⊕ ⊻ 
exclusive or  The statement A ⊕ B is true when either A or B, but not both, are true. A ⊻ B means the same.  (¬A) ⊕ A is always true, A ⊕ A is always false.  8853 8891 
⊕  \oplus 
xor  
propositional logic, Boolean algebra  
⊤ T 1 
logical truth  The statement ⊤ is unconditionally true.  A ⇒ ⊤ is always true.  8868  T  \top 
top  
propositional logic, Boolean algebra  
⊥ F 0 
logical falsity  The statement ⊥ is unconditionally false.  ⊥ ⇒ A is always true.  8869  ⊥ F 
\bot 
bottom  
propositional logic, Boolean algebra  
∀

universal quantification  ∀ x: P(x) means P(x) is true for all x.  ∀ n ∈ N: n^{2} ≥ n.  8704  ∀  \forall 
for all; for any; for each  
predicate logic  
∃

existential quantification  ∃ x: P(x) means there is at least one x such that P(x) is true.  ∃ n ∈ N: n is even.  8707  ∃  \exists 
there exists  
firstorder logic  
∃!

uniqueness quantification  ∃! x: P(x) means there is exactly one x such that P(x) is true.  ∃! n ∈ N: n + 5 = 2n.  8707 33  ∃ !  \exists ! 
there exists exactly one  
firstorder logic  
:=
≡ :⇔ 
definition  x := y or x ≡ y means x is defined to be another name for y (but note that ≡ can also mean other things, such as congruence). P :⇔ Q means P is defined to be logically equivalent to Q. 
cosh x := (1/2)(exp x + exp (−x)) A XOR B :⇔ (A ∨ B) ∧ ¬(A ∧ B) 
58 61 8801 58 8660 
:= : ≡ ⇔ 
:=
\equiv \Leftrightarrow 
is defined as  
everywhere  
( )

precedence grouping  Perform the operations inside the parentheses first.  (8/4)/2 = 2/2 = 1, but 8/(4/2) = 8/2 = 4.  40 41  ( )  ( ) 
everywhere  
⊢

inference  x ⊢ y means y is derived from x.  A → B ⊢ ¬B → ¬A  8866  \vdash  
infers or is derived from  
propositional logic, firstorder logic 
See also
 Formal logic
 Fuzzy logic
 History of logic
 logic
 Metalogic
 Modal logic
 Proof (logic)
 Propositional calculus
Notes
 ↑ Although this character is available in LaTeX, the Mediawiki TeX system doesn't support this character.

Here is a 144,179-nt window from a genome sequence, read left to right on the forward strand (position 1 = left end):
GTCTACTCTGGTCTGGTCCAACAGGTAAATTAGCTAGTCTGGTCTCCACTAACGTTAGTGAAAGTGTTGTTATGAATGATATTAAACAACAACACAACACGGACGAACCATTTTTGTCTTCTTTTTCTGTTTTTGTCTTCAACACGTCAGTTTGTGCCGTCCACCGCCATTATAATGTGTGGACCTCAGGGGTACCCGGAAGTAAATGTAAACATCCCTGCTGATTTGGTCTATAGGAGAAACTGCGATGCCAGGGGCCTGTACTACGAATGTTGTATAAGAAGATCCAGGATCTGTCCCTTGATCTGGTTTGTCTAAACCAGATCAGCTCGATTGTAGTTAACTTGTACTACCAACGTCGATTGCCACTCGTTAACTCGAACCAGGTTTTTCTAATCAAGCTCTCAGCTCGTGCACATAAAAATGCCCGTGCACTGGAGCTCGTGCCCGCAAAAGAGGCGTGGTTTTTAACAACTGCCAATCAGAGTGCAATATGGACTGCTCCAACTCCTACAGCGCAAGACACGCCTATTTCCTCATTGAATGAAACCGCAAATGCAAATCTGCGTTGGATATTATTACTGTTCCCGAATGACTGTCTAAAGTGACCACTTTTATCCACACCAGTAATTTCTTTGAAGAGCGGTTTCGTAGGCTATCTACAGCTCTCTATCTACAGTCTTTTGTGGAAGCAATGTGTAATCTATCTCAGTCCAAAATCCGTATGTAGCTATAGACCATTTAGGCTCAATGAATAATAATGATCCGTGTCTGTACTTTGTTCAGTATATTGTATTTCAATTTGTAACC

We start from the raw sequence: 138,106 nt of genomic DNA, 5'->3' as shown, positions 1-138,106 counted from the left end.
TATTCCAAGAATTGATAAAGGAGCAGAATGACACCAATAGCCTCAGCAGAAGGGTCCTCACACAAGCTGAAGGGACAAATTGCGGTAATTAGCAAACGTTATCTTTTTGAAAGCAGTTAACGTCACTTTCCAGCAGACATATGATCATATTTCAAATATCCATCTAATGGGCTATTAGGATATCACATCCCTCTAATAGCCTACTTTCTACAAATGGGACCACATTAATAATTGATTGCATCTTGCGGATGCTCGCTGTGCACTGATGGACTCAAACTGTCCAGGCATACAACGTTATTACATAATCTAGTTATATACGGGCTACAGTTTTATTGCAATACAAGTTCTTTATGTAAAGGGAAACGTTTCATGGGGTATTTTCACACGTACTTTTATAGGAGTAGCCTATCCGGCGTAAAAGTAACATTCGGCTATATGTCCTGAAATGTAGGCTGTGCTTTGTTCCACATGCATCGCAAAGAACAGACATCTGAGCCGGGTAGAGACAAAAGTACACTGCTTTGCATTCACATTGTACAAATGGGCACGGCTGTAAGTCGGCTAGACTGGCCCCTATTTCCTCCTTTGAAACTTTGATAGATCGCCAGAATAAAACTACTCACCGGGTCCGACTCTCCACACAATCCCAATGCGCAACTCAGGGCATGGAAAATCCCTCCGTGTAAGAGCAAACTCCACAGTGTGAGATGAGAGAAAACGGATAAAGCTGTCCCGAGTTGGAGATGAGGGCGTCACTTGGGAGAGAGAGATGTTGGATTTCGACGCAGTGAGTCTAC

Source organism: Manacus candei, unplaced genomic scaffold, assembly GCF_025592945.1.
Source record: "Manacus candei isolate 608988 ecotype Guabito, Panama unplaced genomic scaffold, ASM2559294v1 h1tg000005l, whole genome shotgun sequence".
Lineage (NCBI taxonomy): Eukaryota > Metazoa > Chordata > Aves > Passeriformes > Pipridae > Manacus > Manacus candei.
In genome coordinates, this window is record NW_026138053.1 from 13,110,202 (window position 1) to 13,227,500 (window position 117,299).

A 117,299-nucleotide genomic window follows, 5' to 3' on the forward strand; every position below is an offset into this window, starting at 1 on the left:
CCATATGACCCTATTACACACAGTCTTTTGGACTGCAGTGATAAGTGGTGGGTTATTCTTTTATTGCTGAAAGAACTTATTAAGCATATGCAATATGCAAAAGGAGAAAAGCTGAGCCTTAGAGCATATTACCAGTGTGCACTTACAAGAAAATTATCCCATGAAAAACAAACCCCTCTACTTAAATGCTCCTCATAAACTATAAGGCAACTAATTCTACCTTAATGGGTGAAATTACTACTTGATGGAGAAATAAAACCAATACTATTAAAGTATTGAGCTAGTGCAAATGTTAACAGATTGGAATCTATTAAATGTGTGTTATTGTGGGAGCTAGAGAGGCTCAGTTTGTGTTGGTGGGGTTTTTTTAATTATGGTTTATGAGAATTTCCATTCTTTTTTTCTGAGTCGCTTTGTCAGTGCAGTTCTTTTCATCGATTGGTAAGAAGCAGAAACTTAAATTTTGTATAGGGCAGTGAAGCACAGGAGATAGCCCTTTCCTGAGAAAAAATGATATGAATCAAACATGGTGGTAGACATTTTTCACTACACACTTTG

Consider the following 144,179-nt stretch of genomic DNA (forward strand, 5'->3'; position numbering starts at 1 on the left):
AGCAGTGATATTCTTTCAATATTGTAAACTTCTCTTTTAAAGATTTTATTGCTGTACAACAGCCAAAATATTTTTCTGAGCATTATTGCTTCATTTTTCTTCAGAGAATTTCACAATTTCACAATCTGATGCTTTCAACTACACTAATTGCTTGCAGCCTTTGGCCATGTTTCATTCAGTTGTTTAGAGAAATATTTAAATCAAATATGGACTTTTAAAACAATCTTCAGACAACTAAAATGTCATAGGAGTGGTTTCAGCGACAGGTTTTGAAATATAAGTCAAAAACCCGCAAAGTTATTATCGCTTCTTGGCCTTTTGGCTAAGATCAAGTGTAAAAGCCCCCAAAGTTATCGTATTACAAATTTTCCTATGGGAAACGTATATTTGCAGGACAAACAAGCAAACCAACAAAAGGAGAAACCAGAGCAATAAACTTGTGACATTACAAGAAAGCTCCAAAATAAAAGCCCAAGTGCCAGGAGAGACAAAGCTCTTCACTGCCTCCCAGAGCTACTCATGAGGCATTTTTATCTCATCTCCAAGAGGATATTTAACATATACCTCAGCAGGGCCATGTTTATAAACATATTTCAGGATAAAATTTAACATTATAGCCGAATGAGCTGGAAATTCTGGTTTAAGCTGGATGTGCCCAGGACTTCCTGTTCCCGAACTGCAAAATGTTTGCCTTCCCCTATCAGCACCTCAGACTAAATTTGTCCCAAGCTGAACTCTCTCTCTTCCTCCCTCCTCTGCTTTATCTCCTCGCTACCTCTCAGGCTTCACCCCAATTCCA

References
 Church, Alonzo. Introduction to Mathematical Logic. Princeton mathematical series, 17. Princeton: Princeton University Press, 1956.
 Copi, Irving M. Symbolic Logic. New York: Macmillan, 1954.
 Enderton, Herbert. A Mathematical Introduction to Logic, 2nd ed. Boston, MA: Academic Press, 2001. ISBN 9780122384523.
 Martin, Robert M. Introducing Symbolic Logic. Peterborough, ON: Broadview Press, 2004. ISBN 9781551116358.
 Ochieng'Odhiambo, F. Introductory Symbolic Logic. Guide to philosophy series, no. 7 (rev. ed.). Nairobi: Consolata Institute of Philosophy, 2003. ISBN 9789966820068.
 Quine, W. V. Mathematical Logic. Cambridge: Harvard University Press, 1951.
 Rosenbloom, Paul C. The Elements of Mathematical Logic. The Dover series in mathematics and physics. New York: Dover Publications, 1950.
 Stoli︠a︡r, A. A. Introduction to Elementary Mathematical Logic. Cambridge, Mass: M.I.T. Press, 1970. ISBN 9780262190541.
External links
All links retrieved July 24, 2018.
 "Logical constants," Stanford Encyclopedia of Philosophy.
 Cullinane, Steven H. "The geometry of logic."
 Introduction to logic
General philosophy sources
 Stanford Encyclopedia of Philosophy
 Paideia Project Online
 The Internet Encyclopedia of Philosophy
 Project Gutenberg